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January 1984

Brain Edema After Stroke: Clinical Syndrome and Intracranial Pressure

Author Affiliations

Bronislava Shafran
From the Neurological/Neurosurgical Intensive Care Unit, Department of Neurology, Massachusetts General Hospital, Boston.

Arch Neurol. 1984;41(1):26-29. doi:10.1001/archneur.1984.04050130032017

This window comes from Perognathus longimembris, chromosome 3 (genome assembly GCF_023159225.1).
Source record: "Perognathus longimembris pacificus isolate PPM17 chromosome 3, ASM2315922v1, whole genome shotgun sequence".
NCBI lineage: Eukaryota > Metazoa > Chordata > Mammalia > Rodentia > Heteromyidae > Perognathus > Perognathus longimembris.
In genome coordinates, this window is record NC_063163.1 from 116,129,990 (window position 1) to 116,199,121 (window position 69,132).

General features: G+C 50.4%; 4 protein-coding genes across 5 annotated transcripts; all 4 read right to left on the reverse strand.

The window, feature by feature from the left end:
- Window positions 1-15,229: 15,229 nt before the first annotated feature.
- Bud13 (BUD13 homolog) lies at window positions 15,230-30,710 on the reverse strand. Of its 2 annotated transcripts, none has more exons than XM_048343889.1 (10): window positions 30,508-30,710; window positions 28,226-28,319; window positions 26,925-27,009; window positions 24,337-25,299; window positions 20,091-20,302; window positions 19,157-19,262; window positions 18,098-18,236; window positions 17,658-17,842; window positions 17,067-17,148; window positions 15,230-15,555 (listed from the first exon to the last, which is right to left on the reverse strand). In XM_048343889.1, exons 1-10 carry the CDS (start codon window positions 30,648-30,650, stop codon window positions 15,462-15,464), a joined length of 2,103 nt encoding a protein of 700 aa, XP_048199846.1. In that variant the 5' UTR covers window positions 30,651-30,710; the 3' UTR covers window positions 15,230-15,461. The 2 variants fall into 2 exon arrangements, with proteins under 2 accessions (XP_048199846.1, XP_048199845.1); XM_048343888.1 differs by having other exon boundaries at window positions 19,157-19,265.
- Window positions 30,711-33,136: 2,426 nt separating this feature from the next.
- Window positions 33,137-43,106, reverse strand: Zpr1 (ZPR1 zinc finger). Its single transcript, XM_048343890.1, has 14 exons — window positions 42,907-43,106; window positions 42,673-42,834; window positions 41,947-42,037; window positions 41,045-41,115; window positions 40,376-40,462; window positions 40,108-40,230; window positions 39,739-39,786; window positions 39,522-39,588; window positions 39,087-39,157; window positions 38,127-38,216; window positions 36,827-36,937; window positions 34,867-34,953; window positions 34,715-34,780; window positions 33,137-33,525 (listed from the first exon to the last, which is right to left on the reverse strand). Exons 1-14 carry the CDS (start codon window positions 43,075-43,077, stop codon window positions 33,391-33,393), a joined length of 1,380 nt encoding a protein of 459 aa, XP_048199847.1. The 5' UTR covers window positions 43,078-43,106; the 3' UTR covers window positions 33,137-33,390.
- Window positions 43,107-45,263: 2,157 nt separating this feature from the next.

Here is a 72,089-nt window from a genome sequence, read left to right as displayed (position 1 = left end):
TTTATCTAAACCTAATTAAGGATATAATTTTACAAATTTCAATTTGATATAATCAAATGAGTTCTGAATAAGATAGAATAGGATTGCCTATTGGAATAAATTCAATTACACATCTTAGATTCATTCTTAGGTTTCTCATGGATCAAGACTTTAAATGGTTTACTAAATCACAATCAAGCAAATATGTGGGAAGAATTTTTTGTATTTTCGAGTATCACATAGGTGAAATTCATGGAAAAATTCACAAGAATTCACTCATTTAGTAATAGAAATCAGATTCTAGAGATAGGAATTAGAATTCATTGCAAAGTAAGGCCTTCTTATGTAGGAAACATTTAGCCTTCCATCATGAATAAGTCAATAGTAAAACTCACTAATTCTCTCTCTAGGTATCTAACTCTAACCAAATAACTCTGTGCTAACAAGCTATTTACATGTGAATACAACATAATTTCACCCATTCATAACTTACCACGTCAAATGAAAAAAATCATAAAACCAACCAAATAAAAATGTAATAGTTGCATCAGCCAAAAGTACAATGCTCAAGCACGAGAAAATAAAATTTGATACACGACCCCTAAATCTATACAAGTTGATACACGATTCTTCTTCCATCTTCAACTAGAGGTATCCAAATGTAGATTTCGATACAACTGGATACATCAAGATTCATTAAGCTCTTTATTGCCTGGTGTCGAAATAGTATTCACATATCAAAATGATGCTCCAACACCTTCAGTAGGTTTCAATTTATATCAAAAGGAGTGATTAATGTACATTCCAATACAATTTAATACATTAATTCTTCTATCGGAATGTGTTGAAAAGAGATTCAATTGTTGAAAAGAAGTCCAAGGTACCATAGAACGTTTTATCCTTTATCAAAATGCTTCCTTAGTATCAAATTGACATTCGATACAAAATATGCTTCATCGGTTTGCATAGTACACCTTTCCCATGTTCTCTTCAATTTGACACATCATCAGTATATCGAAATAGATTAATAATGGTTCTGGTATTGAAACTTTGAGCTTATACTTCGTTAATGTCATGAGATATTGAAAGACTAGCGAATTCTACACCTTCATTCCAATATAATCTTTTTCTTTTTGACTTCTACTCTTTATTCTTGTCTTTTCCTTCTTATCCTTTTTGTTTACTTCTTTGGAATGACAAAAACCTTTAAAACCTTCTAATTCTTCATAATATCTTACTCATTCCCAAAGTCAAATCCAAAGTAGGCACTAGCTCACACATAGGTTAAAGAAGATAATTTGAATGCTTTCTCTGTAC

• We studied prospectively the syndrome of brain edema after a large infarction in 12 patients. The major symptom was drowsiness, which began on the first to fourth day after the ictus and which was accompanied by asymmetry in pupillary size of 0.5 to 2.0 mm in eight patients, periodic breathing in seven, and Babinski's sign contralateral to the hemiparesis in five. These accompanying signs appeared several hours after drowsiness in some patients. Seven patients had brain death, one died of sepsis after recovering from brain swelling, and only four survived. In six patients in whom intracranial pressure was continuously measured, levels persistently above 15 mm Hg were associated with eventual brain death (four patients) and levels below 15 mm Hg were associated with survival (two patients).

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